Nature, in the broadest sense, is equivalent to the natural world, physical world, or material world. "Nature" refers to the phenomena of the physical world, and also to life in general. It ranges in scale from the subatomic to the cosmic.
The word nature is derived from the Latin word natura, or "essential qualities, innate disposition", and in ancient times, literally meant "birth". Natura was a Latin translation of the Greek word physis (φύσις), which originally related to the intrinsic characteristics that plants, animals, and other features of the world develop of their own accord. The concept of nature as a whole, the physical universe, is one of several expansions of the original notion; it began with certain core applications of the word φύσις by pre-Socratic philosophers, and has steadily gained currency ever since. This usage was confirmed during the advent of modern scientific method in the last several centuries.
Within the various uses of the word today, "nature" often refers to geology and wildlife. Nature may refer to the general realm of various types of living plants and animals, and in some cases to the processes associated with inanimate objects – the way that particular types of things exist and change of their own accord, such as the weather and geology of the Earth, and the matter and energy of which all these things are composed. It is often taken to mean the "natural environment" or wilderness–wild animals, rocks, forest, beaches, and in general those things that have not been substantially altered by human intervention, or which persist despite human intervention. For example, manufactured objects and human interaction generally are not considered part of nature, unless qualified as, for example, "human nature" or "the whole of nature". This more traditional concept of natural things which can still be found today implies a distinction between the natural and the artificial, with the artificial being understood as that which has been brought into being by a human consciousness or a human mind. Depending on the particular context, the term "natural" might also be distinguished from the unnatural, the supernatural, or synthetic.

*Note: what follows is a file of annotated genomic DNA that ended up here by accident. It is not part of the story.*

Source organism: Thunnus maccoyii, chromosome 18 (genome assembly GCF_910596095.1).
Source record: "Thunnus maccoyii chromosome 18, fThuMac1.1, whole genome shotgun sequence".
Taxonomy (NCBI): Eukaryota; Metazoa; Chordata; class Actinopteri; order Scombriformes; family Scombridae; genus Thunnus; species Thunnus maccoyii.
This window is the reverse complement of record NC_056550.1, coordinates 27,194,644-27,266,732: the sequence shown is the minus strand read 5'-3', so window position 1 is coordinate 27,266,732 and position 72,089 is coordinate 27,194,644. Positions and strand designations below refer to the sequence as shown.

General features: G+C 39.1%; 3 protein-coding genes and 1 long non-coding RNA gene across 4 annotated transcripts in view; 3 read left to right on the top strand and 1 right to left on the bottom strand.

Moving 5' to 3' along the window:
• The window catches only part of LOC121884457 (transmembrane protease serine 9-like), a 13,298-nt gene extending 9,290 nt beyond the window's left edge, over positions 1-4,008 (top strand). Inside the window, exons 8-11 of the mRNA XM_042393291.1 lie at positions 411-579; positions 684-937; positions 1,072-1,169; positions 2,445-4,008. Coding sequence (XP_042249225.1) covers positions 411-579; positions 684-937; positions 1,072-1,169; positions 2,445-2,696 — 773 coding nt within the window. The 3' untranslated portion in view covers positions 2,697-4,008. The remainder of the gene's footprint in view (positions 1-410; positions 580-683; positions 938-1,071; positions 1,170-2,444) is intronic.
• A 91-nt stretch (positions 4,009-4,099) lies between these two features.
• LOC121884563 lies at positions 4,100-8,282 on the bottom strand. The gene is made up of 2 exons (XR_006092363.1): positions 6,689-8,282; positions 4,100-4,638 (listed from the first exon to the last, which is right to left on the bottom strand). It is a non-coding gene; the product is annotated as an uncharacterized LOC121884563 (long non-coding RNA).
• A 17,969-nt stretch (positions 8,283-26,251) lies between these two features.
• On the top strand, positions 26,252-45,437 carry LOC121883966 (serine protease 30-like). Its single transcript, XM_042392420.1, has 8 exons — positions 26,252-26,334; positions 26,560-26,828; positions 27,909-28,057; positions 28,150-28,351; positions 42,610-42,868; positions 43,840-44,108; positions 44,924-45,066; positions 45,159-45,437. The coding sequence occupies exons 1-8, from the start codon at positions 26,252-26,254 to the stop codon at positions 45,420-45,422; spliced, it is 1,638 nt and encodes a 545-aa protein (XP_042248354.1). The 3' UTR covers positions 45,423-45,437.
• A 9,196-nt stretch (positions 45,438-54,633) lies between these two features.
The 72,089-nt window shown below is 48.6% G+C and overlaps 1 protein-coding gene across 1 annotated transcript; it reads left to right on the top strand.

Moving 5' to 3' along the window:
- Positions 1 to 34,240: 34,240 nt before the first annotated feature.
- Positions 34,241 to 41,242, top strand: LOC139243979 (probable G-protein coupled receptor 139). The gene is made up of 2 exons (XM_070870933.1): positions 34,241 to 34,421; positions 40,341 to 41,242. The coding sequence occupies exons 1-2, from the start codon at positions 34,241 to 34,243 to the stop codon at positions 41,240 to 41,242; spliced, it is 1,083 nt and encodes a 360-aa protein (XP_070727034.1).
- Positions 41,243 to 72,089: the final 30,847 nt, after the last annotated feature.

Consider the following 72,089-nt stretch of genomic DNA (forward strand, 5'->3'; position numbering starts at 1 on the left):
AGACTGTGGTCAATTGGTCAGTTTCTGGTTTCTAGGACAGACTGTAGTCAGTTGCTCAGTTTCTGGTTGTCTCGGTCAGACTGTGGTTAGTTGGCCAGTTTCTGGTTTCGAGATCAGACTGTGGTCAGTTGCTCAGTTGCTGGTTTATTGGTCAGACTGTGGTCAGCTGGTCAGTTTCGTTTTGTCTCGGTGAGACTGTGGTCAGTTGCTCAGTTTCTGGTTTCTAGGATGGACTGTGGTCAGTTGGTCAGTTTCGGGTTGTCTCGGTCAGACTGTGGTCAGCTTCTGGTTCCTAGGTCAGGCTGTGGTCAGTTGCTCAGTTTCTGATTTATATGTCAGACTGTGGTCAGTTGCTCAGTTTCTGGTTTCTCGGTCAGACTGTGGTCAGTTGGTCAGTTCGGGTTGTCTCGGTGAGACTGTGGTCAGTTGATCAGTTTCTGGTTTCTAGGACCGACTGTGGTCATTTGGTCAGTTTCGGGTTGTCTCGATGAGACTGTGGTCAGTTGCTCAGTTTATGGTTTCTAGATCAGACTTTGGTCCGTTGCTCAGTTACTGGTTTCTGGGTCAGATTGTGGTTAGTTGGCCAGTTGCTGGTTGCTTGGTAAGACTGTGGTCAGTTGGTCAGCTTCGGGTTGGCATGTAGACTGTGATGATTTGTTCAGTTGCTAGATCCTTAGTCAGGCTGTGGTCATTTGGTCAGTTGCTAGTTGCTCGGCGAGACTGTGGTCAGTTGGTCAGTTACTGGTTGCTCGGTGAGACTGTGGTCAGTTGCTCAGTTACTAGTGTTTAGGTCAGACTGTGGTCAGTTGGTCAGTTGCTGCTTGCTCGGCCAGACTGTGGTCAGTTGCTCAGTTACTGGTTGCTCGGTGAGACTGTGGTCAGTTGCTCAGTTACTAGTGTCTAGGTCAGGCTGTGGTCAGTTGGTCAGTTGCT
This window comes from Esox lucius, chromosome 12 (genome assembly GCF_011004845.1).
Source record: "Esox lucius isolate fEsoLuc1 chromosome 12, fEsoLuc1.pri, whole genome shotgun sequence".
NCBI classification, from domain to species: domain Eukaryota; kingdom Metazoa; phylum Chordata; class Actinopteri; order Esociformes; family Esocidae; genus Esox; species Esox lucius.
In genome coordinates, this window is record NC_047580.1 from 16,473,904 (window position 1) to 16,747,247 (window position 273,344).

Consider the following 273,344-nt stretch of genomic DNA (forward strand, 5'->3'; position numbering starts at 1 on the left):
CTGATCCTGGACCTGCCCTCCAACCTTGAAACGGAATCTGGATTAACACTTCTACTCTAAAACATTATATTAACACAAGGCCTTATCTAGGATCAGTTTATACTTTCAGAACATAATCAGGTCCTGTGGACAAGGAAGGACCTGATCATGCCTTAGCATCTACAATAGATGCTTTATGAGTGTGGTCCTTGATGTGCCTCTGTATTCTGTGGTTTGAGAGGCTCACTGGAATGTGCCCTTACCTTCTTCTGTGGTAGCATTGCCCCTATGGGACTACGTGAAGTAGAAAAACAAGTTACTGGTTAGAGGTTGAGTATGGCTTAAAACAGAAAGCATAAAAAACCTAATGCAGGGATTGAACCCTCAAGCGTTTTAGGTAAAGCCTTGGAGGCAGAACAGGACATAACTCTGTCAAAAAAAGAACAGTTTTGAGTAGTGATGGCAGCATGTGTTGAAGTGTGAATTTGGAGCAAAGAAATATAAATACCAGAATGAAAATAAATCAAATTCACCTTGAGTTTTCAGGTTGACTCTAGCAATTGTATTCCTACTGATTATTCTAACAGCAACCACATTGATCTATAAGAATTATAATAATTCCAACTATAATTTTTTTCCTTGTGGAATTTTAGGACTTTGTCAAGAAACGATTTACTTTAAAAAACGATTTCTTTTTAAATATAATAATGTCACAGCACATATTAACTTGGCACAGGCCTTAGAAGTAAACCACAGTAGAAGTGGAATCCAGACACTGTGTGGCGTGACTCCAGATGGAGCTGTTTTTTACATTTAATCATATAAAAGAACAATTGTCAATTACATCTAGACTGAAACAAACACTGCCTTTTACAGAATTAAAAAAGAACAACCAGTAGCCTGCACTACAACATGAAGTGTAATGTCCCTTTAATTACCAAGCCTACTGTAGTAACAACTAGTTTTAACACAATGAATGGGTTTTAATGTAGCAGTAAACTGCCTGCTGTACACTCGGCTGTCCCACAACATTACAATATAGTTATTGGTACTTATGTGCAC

Earth (or, "the earth") is the only planet presently known to support life, and its natural features are the subject of many fields of scientific research. Within the solar system, it is third closest to the sun; it is the largest terrestrial planet and the fifth largest overall. Its most prominent climatic features are its two large polar regions, two relatively narrow temperate zones, and a wide equatorial tropical to subtropical region. Precipitation varies widely with location, from several metres of water per year to less than a millimetre. 71 percent of the Earth's surface is covered by salt-water oceans. The remainder consists of continents and islands, with most of the inhabited land in the Northern Hemisphere.
Earth has evolved through geological and biological processes that have left traces of the original conditions. The outer surface is divided into several gradually migrating tectonic plates. The interior remains active, with a thick layer of plastic mantle and an iron-filled core that generates a magnetic field.